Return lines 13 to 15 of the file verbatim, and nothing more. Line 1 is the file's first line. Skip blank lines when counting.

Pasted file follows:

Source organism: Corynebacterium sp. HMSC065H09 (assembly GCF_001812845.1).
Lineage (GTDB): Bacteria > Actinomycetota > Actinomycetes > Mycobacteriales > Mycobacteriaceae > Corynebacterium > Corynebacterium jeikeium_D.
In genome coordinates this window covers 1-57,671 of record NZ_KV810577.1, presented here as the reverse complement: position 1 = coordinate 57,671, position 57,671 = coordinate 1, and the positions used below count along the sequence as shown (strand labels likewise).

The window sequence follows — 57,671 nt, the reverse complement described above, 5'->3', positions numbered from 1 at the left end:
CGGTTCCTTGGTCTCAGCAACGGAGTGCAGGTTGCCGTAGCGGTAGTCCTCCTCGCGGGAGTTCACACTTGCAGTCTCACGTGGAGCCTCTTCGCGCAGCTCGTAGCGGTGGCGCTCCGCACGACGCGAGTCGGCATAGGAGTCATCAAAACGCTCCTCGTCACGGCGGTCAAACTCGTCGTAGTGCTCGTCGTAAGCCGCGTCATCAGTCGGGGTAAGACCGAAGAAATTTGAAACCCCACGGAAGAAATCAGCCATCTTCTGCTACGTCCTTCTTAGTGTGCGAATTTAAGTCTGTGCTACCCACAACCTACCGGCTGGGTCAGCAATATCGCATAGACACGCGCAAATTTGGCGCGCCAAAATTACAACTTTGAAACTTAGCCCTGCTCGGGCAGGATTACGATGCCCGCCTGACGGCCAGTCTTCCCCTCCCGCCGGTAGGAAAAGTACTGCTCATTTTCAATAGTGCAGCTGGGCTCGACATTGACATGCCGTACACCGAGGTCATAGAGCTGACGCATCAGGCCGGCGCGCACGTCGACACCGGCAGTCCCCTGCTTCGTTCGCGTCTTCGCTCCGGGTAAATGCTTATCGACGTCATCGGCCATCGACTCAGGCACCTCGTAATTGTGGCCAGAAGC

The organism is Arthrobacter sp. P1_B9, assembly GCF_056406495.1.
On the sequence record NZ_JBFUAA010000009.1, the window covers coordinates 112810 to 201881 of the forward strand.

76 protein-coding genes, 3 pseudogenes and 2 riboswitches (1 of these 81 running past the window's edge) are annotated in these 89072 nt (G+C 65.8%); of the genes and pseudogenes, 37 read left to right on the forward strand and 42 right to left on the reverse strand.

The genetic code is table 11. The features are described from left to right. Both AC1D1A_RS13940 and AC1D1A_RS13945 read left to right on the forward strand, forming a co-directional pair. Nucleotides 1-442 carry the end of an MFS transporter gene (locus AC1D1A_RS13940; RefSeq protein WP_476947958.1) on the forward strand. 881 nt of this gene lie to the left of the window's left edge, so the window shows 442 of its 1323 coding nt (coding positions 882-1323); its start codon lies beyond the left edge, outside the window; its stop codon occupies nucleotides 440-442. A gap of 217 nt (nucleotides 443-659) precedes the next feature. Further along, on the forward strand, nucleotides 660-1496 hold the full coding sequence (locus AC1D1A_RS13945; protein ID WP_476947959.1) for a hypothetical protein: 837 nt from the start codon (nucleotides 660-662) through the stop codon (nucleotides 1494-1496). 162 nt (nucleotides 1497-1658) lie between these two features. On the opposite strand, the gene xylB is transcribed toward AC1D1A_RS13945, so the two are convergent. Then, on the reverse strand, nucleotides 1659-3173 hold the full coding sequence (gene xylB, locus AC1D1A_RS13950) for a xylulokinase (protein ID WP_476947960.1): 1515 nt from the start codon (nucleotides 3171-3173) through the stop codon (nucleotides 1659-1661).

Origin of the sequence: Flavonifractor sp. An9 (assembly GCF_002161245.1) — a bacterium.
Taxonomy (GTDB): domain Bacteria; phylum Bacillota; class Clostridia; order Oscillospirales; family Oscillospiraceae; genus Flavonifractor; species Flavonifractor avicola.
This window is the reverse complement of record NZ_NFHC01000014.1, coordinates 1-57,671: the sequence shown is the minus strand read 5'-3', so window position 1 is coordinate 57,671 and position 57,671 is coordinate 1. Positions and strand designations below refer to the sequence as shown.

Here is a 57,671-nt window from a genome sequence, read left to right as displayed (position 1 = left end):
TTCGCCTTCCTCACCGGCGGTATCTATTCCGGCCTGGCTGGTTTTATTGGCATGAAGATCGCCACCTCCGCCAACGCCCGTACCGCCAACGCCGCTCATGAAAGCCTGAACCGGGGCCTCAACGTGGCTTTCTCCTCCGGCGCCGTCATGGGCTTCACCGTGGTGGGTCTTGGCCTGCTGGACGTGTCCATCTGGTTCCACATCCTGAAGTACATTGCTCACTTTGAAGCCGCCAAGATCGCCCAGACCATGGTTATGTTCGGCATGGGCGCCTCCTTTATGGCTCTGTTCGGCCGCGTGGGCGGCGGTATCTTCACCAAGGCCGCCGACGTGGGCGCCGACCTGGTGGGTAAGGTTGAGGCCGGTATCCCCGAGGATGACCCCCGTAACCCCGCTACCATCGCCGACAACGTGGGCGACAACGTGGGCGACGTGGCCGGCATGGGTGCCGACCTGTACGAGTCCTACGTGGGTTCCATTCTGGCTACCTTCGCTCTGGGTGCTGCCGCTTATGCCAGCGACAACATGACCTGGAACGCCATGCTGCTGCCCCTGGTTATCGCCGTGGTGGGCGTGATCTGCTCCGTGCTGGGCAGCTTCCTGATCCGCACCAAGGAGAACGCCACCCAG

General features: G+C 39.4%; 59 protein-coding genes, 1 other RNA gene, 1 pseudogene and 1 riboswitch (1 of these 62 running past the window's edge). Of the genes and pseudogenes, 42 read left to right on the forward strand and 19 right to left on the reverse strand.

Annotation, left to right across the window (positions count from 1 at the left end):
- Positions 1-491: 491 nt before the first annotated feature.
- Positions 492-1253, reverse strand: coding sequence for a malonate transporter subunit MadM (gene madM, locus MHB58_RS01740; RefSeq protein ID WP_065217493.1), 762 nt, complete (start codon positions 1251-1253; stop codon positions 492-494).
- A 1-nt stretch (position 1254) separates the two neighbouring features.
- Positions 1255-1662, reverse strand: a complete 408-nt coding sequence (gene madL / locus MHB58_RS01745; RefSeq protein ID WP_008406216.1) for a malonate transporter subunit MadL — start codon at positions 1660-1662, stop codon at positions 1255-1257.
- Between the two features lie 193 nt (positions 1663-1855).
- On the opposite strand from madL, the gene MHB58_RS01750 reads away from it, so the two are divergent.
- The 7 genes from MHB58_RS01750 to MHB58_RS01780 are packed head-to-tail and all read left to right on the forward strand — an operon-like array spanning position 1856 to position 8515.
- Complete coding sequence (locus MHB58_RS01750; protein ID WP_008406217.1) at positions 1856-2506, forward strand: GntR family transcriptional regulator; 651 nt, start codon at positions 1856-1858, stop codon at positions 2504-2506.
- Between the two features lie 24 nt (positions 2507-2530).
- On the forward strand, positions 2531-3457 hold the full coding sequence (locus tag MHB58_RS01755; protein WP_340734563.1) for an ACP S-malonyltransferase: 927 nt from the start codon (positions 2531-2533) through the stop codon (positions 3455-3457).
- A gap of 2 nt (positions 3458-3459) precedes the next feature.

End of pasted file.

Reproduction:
Here is a 57,671-nt window from a genome sequence, read left to right as displayed (position 1 = left end):
TTCGCCTTCCTCACCGGCGGTATCTATTCCGGCCTGGCTGGTTTTATTGGCATGAAGATCGCCACCTCCGCCAACGCCCGTACCGCCAACGCCGCTCATGAAAGCCTGAACCGGGGCCTCAACGTGGCTTTCTCCTCCGGCGCCGTCATGGGCTTCACCGTGGTGGGTCTTGGCCTGCTGGACGTGTCCATCTGGTTCCACATCCTGAAGTACATTGCTCACTTTGAAGCCGCCAAGATCGCCCAGACCATGGTTATGTTCGGCATGGGCGCCTCCTTTATGGCTCTGTTCGGCCGCGTGGGCGGCGGTATCTTCACCAAGGCCGCCGACGTGGGCGCCGACCTGGTGGGTAAGGTTGAGGCCGGTATCCCCGAGGATGACCCCCGTAACCCCGCTACCATCGCCGACAACGTGGGCGACAACGTGGGCGACGTGGCCGGCATGGGTGCCGACCTGTACGAGTCCTACGTGGGTTCCATTCTGGCTACCTTCGCTCTGGGTGCTGCCGCTTATGCCAGCGACAACATGACCTGGAACGCCATGCTGCTGCCCCTGGTTATCGCCGTGGTGGGCGTGATCTGCTCCGTGCTGGGCAGCTTCCTGATCCGCACCAAGGAGAACGCCACCCAG

General features: G+C 39.4%; 59 protein-coding genes, 1 other RNA gene, 1 pseudogene and 1 riboswitch (1 of these 62 running past the window's edge). Of the genes and pseudogenes, 42 read left to right on the forward strand and 19 right to left on the reverse strand.